A storefront for 20 people, a massive church for 50,000—such is the range of one of the most important forces in American religious life: the independent church movement.

Variously called innovative, hidebound, faithful, or divisive, independent churches have multiplied at an unparalleled rate during the last 25 years. How many are there? No one knows. But their number surpasses the count of congregations in the largest denominations. Some estimate 50,000 such churches, most of which are not included in the annual tally of about 331,000 reported by religious bodies in the Yearbook of American and Canadian Churches.

How can we define an “independent church”? It is an assembly of believers that does not belong to a denomination. Neither does it have any organizational connections that bind it to the control of an outside hierarchy or authority.

We cannot enlarge this definition without encountering problems. An independent church may be a settled Bible fellowship in a middle-class neighborhood, an inner-city storefront church among the poor, a more-or-less continuous revival meeting in an old movie house, or a Bible study-oriented assembly in a rented hall.

Independent church government may approximate that of denominational churches. It is usually a hybrid, emphasizing democratic congregational control. However, in many independent churches the pastor himself is the government. Independent church theology has not led to lengthy creeds. Local church doctrinal statements generally follow “The Fundamentals” of 1909, or they are modeled closely on those of respected independent institutions. They emphasize the inerrancy of Scripture, the deity of Christ, the sinfulness and lostness of man, Christ’s substitutionary atonement, his bodily resurrection, his second coming, and the necessity of personal repentance and faith for salvation.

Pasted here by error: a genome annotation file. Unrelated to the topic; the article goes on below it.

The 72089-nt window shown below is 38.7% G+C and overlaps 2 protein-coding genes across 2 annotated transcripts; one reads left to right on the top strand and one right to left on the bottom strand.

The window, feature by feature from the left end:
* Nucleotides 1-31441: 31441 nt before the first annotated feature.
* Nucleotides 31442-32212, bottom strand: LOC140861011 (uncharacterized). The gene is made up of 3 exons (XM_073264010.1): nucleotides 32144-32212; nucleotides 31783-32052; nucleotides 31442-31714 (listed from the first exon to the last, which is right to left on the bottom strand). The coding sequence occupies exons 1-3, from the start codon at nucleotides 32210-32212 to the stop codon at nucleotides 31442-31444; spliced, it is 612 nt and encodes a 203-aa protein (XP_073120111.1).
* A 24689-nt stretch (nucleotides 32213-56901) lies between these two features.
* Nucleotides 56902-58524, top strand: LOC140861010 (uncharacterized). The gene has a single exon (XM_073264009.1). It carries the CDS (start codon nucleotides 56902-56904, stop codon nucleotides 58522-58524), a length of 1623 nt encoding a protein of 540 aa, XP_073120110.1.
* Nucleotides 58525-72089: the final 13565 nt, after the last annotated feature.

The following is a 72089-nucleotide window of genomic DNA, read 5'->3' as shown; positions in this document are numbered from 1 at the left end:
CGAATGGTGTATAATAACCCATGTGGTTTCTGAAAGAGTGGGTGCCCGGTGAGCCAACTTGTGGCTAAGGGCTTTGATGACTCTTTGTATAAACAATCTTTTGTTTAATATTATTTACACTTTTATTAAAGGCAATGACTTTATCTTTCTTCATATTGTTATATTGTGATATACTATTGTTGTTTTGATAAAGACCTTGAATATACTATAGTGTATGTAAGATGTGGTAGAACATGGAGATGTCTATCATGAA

In most recent years, independent churches have beefed up their doctrinal statements by adding strictures against divorce, speaking in tongues (if they are not Pentecostal), and by defining specific eschatological convictions about the Rapture of the church and the tribulation period.

Independent churches have generally not emphasized the theology of the church and sacraments. However, they have clearly stated the autonomy of the local assembly, and they have usually insisted on baptism for believers only.

In the last quarter-century, independent churches have grown so rapidly that they now boast some of the largest congregations in the country. The First Baptist Church of Hammond, Indiana, has 52,255 members. The pastor, Jack Hyles, preaches to 13,000 in Sunday morning services. The Highland Park Baptist Church of Chattanooga, Tennessee, whose pastor is Lee Roberson, has nearly 55,000 members, with an average worship service of 7,000 people.

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Independent church growth often has been attributed to church splits, with the disenchanted members packing off to start their own church. In many cases, pastors who have lost favor with church leaders have simply resigned and started new churches. But in recent years, probably the most significant factor in independent church growth has come from old independent churches giving birth to new ones. It is not unusual in some localities to count six or eight thriving churches in different parts of town that were assisted at the outset by a large independent church.

Some independent churches owe their birth to hard pioneering evangelism. That is the story of Akron (Ohio) Baptist Temple. It was founded in 1934 by Dallas Billington, a factory worker with an eighth-grade education. He did not gather disgruntled denominational people, but decided that people he had won to faith in Christ needed a local congregation. He started as an independent and has remained one over the years. Today attendance tops 6,000.

Typical of most recent independent church growth is Oak Cliff Bible Fellowship in Dallas, Texas. Meeting the needs of the black community from a strongly biblical yet independent base was the vision that brought this church into being in 1976. Under the pastorate of Anthony T. Evans, Oak Cliff has grown from 10 to 325 people.